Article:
Furthermore, the corruption also have strong links with more subjective measures such as the extent to which people consider themselves satisfied with their life, consider themselves to be happy and to what extent they believe they can generally rely on other people. Although measurements of the degree of corruption in various countries are associated with certain difficulties can well appreciate that more than seventy percent of the world population lives in countries with dysfunctional social institutions. This means that in itself is not lack of capital, skills or natural resources is the main problem but precisely corruption in public institutions.
There is of course no modern societies that are free of corruption, such a thing would be as utopian as a society free from crime. However, it is important to point out that widespread corruption is by no means something that only exists in developing countries. Several analyzes of, for example, Greece and Italy’s economic problems, pointing out precisely corruption as a root cause. There are also analyzes indicate that financial market collapse in 2008 can be explained in terms of corruption. As well as the level of crime, the degree of corruption among different communities. Societies that have comparatively low corruption usually most measures, to be countries in northwestern Europe as well as Australia, Canada and New Zealand. Compared with neighboring countries cope Botswana, Chile and Estonia well.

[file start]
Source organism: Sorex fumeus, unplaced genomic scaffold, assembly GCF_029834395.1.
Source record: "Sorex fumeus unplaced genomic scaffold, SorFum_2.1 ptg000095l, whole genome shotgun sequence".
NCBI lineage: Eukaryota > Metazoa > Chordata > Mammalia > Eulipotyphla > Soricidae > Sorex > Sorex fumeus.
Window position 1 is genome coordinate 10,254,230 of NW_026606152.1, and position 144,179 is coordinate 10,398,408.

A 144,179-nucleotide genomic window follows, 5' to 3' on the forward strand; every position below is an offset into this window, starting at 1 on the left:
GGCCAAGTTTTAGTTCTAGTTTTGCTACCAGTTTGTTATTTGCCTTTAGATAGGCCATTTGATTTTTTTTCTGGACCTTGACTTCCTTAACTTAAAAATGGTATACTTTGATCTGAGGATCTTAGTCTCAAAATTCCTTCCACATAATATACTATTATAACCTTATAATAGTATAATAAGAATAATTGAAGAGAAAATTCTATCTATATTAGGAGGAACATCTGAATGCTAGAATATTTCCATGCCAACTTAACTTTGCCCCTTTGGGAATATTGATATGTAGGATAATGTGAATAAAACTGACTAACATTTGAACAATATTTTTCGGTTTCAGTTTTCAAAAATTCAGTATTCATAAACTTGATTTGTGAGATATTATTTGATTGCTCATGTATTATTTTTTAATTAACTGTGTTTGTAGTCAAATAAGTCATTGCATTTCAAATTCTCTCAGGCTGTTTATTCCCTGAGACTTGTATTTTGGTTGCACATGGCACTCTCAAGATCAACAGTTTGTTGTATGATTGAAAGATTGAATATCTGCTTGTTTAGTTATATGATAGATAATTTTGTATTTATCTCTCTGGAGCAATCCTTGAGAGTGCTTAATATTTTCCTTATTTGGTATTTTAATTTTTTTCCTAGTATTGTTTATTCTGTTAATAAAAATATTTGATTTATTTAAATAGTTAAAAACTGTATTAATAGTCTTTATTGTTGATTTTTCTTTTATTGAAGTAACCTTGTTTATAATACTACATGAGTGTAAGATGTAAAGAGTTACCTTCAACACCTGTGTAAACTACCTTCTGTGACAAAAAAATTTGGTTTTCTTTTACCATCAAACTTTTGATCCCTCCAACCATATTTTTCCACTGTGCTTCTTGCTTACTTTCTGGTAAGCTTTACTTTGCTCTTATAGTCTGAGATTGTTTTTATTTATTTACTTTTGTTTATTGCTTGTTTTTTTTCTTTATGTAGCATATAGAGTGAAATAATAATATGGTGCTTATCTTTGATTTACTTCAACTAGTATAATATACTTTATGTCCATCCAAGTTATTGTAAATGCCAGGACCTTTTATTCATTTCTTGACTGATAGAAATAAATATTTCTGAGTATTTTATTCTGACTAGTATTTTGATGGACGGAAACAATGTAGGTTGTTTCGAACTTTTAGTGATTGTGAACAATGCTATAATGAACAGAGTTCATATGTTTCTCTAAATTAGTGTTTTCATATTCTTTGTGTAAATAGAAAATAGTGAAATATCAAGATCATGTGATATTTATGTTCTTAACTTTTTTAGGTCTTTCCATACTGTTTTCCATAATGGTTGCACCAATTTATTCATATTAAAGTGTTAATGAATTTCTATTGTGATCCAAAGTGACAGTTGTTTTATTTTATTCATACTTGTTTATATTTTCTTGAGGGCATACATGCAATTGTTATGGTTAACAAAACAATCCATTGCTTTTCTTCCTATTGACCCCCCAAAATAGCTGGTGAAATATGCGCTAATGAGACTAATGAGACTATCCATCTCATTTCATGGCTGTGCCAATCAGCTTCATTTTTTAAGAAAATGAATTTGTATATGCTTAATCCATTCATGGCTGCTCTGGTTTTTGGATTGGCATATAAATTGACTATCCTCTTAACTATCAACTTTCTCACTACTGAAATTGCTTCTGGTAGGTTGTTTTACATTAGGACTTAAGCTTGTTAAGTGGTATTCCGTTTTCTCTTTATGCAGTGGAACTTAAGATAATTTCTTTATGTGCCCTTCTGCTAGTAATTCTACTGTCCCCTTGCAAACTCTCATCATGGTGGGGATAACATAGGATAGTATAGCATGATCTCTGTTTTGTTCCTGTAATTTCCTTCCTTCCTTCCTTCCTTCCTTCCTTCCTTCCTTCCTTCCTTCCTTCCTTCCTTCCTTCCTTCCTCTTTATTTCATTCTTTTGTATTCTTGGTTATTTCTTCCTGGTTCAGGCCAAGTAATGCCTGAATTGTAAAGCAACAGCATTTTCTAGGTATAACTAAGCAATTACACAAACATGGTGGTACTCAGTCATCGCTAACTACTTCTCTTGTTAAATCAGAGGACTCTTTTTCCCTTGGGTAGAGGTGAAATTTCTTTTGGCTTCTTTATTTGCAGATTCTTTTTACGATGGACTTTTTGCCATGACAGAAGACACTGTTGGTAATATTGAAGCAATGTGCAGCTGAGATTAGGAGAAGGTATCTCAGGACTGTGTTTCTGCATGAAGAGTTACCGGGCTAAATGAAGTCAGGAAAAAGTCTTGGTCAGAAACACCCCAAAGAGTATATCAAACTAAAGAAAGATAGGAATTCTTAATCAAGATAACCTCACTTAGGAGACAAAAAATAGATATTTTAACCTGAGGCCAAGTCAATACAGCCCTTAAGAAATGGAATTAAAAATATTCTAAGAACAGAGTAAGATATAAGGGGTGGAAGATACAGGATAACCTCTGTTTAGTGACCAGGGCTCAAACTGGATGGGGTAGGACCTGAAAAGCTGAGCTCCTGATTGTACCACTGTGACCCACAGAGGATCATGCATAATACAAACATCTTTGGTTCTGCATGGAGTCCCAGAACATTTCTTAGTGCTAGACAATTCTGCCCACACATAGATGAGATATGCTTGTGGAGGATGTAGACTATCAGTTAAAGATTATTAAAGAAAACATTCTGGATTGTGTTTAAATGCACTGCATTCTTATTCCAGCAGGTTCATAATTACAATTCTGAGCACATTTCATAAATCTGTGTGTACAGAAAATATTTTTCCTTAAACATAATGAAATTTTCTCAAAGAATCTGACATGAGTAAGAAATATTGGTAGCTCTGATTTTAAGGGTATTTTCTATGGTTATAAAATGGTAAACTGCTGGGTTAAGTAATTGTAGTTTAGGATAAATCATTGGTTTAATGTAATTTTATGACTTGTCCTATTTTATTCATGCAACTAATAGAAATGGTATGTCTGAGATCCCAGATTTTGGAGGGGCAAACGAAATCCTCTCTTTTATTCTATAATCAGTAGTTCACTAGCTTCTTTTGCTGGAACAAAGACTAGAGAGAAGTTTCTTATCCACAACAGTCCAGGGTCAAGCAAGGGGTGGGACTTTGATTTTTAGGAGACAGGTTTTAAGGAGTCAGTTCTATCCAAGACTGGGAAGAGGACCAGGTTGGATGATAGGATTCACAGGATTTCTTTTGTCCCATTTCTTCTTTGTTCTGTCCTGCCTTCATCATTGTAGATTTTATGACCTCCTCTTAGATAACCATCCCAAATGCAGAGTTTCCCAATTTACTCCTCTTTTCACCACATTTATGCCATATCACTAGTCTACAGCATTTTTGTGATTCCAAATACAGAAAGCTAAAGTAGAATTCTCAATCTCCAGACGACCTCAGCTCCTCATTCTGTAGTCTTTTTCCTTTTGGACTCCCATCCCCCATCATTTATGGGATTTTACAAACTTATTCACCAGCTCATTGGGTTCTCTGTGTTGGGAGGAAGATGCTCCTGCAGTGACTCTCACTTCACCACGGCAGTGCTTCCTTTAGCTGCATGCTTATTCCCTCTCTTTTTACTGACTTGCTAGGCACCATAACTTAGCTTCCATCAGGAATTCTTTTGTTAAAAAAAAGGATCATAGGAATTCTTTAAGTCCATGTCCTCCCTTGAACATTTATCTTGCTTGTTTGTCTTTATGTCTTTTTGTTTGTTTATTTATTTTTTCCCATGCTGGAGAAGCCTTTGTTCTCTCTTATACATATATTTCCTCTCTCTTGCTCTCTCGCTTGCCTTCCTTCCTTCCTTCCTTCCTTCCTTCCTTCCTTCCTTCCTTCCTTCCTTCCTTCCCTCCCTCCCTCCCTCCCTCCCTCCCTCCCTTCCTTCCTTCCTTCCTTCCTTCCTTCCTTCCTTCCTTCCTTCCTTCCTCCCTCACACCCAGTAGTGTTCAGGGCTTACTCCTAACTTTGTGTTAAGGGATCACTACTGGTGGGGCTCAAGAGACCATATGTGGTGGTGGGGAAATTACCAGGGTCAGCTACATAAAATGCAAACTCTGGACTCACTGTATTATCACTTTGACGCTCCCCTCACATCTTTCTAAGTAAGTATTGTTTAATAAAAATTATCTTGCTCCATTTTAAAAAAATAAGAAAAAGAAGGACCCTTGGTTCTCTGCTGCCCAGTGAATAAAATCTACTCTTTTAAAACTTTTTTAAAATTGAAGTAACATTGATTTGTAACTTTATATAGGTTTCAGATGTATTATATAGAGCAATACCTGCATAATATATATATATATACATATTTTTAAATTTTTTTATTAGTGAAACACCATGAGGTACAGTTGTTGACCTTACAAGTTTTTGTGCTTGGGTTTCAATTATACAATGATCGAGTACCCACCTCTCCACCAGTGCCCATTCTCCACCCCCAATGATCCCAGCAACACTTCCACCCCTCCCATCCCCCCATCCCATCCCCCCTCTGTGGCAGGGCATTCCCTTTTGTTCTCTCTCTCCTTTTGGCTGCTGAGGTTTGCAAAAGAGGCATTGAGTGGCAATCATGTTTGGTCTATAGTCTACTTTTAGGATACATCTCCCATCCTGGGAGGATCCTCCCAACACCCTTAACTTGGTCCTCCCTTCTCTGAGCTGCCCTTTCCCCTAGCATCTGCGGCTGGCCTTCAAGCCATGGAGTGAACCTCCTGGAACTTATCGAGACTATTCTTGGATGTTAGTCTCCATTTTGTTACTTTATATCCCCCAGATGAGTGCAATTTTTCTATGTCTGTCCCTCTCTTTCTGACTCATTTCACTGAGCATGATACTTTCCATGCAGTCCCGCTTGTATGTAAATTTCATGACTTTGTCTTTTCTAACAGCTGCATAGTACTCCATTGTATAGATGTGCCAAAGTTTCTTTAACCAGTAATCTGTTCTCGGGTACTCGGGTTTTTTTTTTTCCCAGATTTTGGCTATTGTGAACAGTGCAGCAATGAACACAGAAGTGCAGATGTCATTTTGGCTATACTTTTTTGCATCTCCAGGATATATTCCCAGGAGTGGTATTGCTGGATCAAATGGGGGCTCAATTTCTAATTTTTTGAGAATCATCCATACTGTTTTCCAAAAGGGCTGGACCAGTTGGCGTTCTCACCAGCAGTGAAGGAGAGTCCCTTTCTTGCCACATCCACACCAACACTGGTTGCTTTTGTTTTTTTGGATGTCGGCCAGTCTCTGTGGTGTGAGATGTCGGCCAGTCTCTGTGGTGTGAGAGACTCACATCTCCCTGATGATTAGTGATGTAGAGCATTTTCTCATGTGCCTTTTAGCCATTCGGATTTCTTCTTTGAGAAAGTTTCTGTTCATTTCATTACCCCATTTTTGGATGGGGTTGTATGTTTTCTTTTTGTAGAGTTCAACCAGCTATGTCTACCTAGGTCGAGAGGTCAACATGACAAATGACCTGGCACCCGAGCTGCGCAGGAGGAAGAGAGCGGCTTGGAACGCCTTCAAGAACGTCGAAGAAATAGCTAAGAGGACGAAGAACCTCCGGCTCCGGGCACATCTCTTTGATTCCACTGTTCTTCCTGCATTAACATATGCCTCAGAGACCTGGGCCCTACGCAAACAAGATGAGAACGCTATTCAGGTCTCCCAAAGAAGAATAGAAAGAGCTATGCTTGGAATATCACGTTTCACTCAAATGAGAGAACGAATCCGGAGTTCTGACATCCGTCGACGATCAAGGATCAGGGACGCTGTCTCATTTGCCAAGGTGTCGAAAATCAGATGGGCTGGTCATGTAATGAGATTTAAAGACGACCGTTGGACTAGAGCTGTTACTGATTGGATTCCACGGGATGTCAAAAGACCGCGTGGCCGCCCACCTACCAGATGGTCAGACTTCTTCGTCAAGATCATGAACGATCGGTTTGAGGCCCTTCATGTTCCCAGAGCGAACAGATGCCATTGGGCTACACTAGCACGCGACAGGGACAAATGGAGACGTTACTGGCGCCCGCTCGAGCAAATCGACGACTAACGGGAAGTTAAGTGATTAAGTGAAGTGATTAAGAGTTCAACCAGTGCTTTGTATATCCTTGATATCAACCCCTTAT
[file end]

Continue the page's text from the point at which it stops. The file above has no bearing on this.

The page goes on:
The causes of corruption are manifold, but a surprising result is that the population in countries with severe corruption is by no means internalize this behavior as part of their culture. On the contrary, they take in general strongly reject such behavior, and they also realize that corruption is difficult damaging their communities. The reason that they participate in this business is that they do not perceive that they have no real choice. The goods hardly be the only one in the village who do not pay the doctor under the table to get medical care for their children. It is probably not only useless but also dangerous to try to be the only honest police of a Mexican police force. Corruption is, in other words a so-called “frequency problem” in the sense that if one believes that the “all others” involved in this shady business so most either had to join or you see it as futile to resist.